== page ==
(Published in the Business Standard, April 14, 2015)

This is from a favourite essay by a favourite writer – Philip Pullman, who should know, on why children need reading and the arts in their lives:

“Children need to read and listen to proper stories as much as they need to be loved and cared for. The difficulty with persuading grown-up people about this is that if you deprive children of shelter and kindness and food and drink and exercise, they die visibly; whereas if you deprive them of art and music and story and theatre, they perish on the inside, and it doesn’t show… I’m not going to argue about this; I’m right.”

Children also need the right kind of books, by which I mean chiefly the kind that doesn’t preach or talk down to them. They sense when you’re sneaking a moral into a story, or trying to sell fiction that is a lesson in disguise, and their bullshit detectors are as sharp as ours were as kids. “I don’t like books that talk to me like Teacher Madam,” I was told once by a bright ten-year-old who was volunteering with his school’s fledgling library programme.

The kids who loved to read in his rural school didn’t pick out the easy, well-meaning and frankly stodgy books that someone had donated by the cartonload; they reached for books that were often above their vocabulary level, but that had great stories. That’s one reason why Ruskin Bond’s Rusty stories speak to so many generations of Indian children: they know he’s not talking down to them. The Room on The Roof novels worked because they were great storytelling, but also because there was no cautionary tale attached, no statutory warning that said “Running away from home is bad for your health”.

That’s why this year’s Crossword Books Award shortlist in children’s writing is a triumph: because none of the five books on the shortlist are earnest, preachy or are moral science lessons in disguise. Three of the books come from Duckbill Books, which began its operations in 2012 in typical fashion: instead of a book launch, it had the publishers’ family and friends singing the P-p-p-platypus song, and it asked authors to draw them a duckbilled platypus.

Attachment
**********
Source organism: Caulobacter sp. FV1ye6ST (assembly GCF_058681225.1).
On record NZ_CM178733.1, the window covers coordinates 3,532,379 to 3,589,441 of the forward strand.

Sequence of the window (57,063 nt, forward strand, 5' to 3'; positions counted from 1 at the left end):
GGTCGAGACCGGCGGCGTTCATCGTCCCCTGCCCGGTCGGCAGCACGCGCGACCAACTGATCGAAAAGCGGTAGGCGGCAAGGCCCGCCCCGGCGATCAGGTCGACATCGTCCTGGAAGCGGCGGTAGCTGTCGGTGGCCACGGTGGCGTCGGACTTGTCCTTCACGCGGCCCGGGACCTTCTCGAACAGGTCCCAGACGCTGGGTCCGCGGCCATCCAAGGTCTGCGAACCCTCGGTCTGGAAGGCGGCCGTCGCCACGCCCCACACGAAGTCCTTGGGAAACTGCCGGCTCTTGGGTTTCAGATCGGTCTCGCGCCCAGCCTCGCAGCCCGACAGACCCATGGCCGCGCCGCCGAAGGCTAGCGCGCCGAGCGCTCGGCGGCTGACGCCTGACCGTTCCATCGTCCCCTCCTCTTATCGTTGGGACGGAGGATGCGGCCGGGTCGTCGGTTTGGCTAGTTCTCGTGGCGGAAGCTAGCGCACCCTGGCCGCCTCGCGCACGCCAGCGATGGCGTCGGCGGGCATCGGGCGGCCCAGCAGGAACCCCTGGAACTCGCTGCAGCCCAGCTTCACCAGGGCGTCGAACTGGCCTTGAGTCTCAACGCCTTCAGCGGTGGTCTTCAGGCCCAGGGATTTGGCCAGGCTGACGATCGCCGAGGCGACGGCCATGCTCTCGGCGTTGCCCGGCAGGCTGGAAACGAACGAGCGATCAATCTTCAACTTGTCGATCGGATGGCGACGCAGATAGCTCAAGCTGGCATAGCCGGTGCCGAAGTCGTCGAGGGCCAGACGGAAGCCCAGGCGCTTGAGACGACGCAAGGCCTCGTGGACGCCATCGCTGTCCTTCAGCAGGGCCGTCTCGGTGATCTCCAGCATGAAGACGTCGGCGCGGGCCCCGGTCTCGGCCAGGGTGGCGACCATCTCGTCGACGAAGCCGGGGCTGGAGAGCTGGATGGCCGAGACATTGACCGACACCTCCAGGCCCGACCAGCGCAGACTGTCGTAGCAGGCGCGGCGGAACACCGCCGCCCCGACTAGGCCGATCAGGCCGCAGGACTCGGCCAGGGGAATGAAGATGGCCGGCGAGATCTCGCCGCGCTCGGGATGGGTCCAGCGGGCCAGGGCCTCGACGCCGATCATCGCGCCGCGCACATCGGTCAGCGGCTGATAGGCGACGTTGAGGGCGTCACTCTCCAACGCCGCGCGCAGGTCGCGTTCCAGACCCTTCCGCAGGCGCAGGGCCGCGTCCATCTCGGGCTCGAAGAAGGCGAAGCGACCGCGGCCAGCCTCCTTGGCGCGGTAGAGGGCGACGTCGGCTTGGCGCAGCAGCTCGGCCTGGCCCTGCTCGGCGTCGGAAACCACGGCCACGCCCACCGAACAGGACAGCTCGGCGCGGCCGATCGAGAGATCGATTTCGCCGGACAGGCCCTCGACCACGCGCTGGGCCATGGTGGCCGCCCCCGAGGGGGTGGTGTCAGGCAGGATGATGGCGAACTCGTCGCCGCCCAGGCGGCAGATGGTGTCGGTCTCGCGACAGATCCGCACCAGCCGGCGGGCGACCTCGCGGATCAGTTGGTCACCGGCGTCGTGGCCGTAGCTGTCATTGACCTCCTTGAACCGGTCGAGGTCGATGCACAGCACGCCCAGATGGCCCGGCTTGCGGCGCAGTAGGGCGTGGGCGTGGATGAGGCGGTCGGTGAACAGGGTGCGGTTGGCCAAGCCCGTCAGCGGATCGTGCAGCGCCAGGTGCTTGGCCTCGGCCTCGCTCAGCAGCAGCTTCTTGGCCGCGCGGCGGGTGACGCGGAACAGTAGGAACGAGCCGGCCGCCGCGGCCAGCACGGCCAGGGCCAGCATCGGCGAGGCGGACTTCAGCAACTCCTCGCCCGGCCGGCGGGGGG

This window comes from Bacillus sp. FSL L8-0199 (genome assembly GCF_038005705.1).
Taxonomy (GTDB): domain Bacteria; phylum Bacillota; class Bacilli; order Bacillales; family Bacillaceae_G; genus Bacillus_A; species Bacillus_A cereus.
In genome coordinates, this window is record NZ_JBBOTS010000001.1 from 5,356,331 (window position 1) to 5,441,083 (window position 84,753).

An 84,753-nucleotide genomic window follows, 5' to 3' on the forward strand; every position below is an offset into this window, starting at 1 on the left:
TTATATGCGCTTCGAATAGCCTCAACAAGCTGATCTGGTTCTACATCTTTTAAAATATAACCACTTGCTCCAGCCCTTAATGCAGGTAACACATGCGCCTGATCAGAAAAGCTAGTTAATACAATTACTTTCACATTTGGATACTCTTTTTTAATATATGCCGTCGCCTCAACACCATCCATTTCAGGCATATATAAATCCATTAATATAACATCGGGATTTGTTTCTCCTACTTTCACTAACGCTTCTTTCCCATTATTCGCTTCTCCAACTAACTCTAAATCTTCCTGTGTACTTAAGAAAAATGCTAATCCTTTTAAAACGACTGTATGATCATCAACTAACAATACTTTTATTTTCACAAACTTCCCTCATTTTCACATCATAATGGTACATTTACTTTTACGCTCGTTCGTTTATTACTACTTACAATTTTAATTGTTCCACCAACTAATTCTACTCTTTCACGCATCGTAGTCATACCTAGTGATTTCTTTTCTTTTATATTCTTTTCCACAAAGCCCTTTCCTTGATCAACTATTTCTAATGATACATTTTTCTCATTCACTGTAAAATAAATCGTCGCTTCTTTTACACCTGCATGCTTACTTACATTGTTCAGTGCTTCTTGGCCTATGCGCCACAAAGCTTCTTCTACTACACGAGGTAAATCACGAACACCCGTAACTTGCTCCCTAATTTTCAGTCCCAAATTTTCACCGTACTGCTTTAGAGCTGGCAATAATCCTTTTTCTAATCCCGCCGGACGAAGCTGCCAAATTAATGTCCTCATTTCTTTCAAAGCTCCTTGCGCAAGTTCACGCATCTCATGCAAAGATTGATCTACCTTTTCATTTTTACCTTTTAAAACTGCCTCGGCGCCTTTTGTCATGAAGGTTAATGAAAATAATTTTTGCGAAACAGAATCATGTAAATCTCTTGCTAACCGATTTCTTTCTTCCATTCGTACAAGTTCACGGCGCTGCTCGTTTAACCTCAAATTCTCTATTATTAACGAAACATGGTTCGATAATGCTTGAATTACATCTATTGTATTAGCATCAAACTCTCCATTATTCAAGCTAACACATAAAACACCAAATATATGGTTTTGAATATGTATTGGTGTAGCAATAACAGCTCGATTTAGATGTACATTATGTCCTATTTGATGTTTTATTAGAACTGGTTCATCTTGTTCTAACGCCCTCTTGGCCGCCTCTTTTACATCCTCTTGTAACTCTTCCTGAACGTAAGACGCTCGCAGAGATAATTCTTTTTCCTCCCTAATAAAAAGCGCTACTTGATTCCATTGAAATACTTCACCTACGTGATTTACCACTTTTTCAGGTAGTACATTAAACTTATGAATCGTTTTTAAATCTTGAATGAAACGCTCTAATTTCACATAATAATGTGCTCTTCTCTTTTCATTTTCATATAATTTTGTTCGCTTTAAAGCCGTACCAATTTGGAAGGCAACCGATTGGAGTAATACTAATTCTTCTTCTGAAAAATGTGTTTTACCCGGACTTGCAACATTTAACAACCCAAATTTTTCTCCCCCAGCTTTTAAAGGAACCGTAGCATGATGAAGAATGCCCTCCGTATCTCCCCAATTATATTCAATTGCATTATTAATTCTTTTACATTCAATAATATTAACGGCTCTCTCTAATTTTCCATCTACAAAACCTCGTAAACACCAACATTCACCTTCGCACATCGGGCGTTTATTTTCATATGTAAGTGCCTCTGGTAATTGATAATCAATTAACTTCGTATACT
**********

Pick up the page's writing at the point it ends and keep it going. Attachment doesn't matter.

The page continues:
Duckbill’s publishers have the right credentials. One of its founders, Anushka Ravishankar, is a very popular children’s books author in her own right (Moin and the Monster, At Least A Fish), and is absolutely brilliant at singing monster songs. Co-founder Sayoni Basu learned the business of children’s book publishing at Puffin and Scholastic and is also an authority on the subject of what you should use to de-fluff a bellybutton (mustard oil and orange peels).

The three Platypuses on the shortlist are fairly typical of Duckbill’s list. In Shalini Srinivasan’s Vanamala and the Cephalopod, Vanamala puts up a notice offering her 8-year-old sister, Pingu, for sale; in Shals Mahajan’s Timmi in Tangles, the heroine has to deal with all sorts of annoyances, such as an Idli-amma who eats up all her idlis and dances on her stomach; and Balaji Venkataramanan’s Flat-Track Bullies is an unusual coming-of-age story set in Chennai.

The other two books on the shortlist are from different publishers. Richa Jha’s The Susu Pals (SWPB Books) brings together a trio of friends and enchanted all but the most humourless of parents, but then you have to be really humourless not to smile at the pun on “wee-wee girls”. Samit Basu already has a massive fan following for his Gameworld trilogy and the paired Turbulence and Resistance speculative fiction novels. The Adventures of Stoob (Red Turtle/ Rupa Books) introduced a ten-year-old with impossible hair, facing an Incredibly Dangerous Exam Adventure and some other creatures – a teacher called T-Rex, a Nalinisaurus and plotting monkeys.

None of Pratham Books or Tulika Books’s titles are on the shortlist this year, but these two publishing houses have also changed the way Indians read. Pratham is an NGO that publishes books in several languages – English, Hindi, Kannada for example – and also publishes story cards, priced at Rs 4/- in an attempt to take stories to the millions of children who might not be able to afford an English-language story book. They invite Champions to read a story every year on Literacy Day to children from under-represented schools: they had 250 champions in 2011, which grew to 1300 by 2014. Tulika Books, like Tara Books, does beautiful production and design on their children’s books while keeping the prices relatively low. Their bilingual books are particularly interesting, while Tara Books scores with its innovative illustrators – Swarna Chitrakar’s patua version of Pinocchio, for instance, beautifully updates an old story.

Twenty years ago, the complaint about Indian children’s books in English was that you didn’t have good production or innovative local storytellers and writers. You have both today; what’s missing is the bridges that connect publishers with readers. There are few imaginative, well-stocked children’s bookstores; the decimation of books pages to one-tenth the space has meant that children’s books don’t get reviewed outside of individual blogs; and there are almost no children’s magazines that carry thoughtful, useful books pages. But at least the books and the writers are there – perhaps the Invisibility Cloak around them will drop soon.